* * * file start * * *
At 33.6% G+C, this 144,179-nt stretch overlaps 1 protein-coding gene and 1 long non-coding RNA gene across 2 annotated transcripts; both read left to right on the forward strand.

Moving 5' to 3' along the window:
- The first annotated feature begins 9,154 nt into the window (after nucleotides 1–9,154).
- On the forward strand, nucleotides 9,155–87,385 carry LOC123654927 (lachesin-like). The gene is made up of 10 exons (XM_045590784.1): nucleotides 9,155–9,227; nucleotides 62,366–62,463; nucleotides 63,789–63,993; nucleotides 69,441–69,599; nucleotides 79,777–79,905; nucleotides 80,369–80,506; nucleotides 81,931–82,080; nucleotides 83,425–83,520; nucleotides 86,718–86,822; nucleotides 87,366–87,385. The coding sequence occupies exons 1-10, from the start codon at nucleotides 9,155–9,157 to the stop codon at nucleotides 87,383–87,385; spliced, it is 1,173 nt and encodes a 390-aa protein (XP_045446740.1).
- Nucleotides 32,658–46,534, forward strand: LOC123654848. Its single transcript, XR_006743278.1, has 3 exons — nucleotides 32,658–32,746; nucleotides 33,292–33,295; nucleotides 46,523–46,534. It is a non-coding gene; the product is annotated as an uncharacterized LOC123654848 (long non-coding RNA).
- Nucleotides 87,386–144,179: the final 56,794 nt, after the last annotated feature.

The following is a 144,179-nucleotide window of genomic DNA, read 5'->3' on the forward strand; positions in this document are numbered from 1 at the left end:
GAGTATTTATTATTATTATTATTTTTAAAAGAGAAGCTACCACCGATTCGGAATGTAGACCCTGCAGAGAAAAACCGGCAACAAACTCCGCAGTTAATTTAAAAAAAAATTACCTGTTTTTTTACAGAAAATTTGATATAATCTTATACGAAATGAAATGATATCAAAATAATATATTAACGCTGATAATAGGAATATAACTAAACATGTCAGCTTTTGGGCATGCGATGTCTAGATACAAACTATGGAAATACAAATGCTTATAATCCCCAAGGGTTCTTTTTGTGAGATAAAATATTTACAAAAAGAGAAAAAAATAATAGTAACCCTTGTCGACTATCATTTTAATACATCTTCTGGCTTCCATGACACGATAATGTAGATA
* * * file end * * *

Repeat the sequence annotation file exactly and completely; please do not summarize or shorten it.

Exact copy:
At 33.6% G+C, this 144,179-nt stretch overlaps 1 protein-coding gene and 1 long non-coding RNA gene across 2 annotated transcripts; both read left to right on the forward strand.

Moving 5' to 3' along the window:
- The first annotated feature begins 9,154 nt into the window (after nucleotides 1–9,154).
- On the forward strand, nucleotides 9,155–87,385 carry LOC123654927 (lachesin-like). The gene is made up of 10 exons (XM_045590784.1): nucleotides 9,155–9,227; nucleotides 62,366–62,463; nucleotides 63,789–63,993; nucleotides 69,441–69,599; nucleotides 79,777–79,905; nucleotides 80,369–80,506; nucleotides 81,931–82,080; nucleotides 83,425–83,520; nucleotides 86,718–86,822; nucleotides 87,366–87,385. The coding sequence occupies exons 1-10, from the start codon at nucleotides 9,155–9,157 to the stop codon at nucleotides 87,383–87,385; spliced, it is 1,173 nt and encodes a 390-aa protein (XP_045446740.1).
- Nucleotides 32,658–46,534, forward strand: LOC123654848. Its single transcript, XR_006743278.1, has 3 exons — nucleotides 32,658–32,746; nucleotides 33,292–33,295; nucleotides 46,523–46,534. It is a non-coding gene; the product is annotated as an uncharacterized LOC123654848 (long non-coding RNA).
- Nucleotides 87,386–144,179: the final 56,794 nt, after the last annotated feature.

The following is a 144,179-nucleotide window of genomic DNA, read 5'->3' on the forward strand; positions in this document are numbered from 1 at the left end:
GAGTATTTATTATTATTATTATTTTTAAAAGAGAAGCTACCACCGATTCGGAATGTAGACCCTGCAGAGAAAAACCGGCAACAAACTCCGCAGTTAATTTAAAAAAAAATTACCTGTTTTTTTACAGAAAATTTGATATAATCTTATACGAAATGAAATGATATCAAAATAATATATTAACGCTGATAATAGGAATATAACTAAACATGTCAGCTTTTGGGCATGCGATGTCTAGATACAAACTATGGAAATACAAATGCTTATAATCCCCAAGGGTTCTTTTTGTGAGATAAAATATTTACAAAAAGAGAAAAAAATAATAGTAACCCTTGTCGACTATCATTTTAATACATCTTCTGGCTTCCATGACACGATAATGTAGATA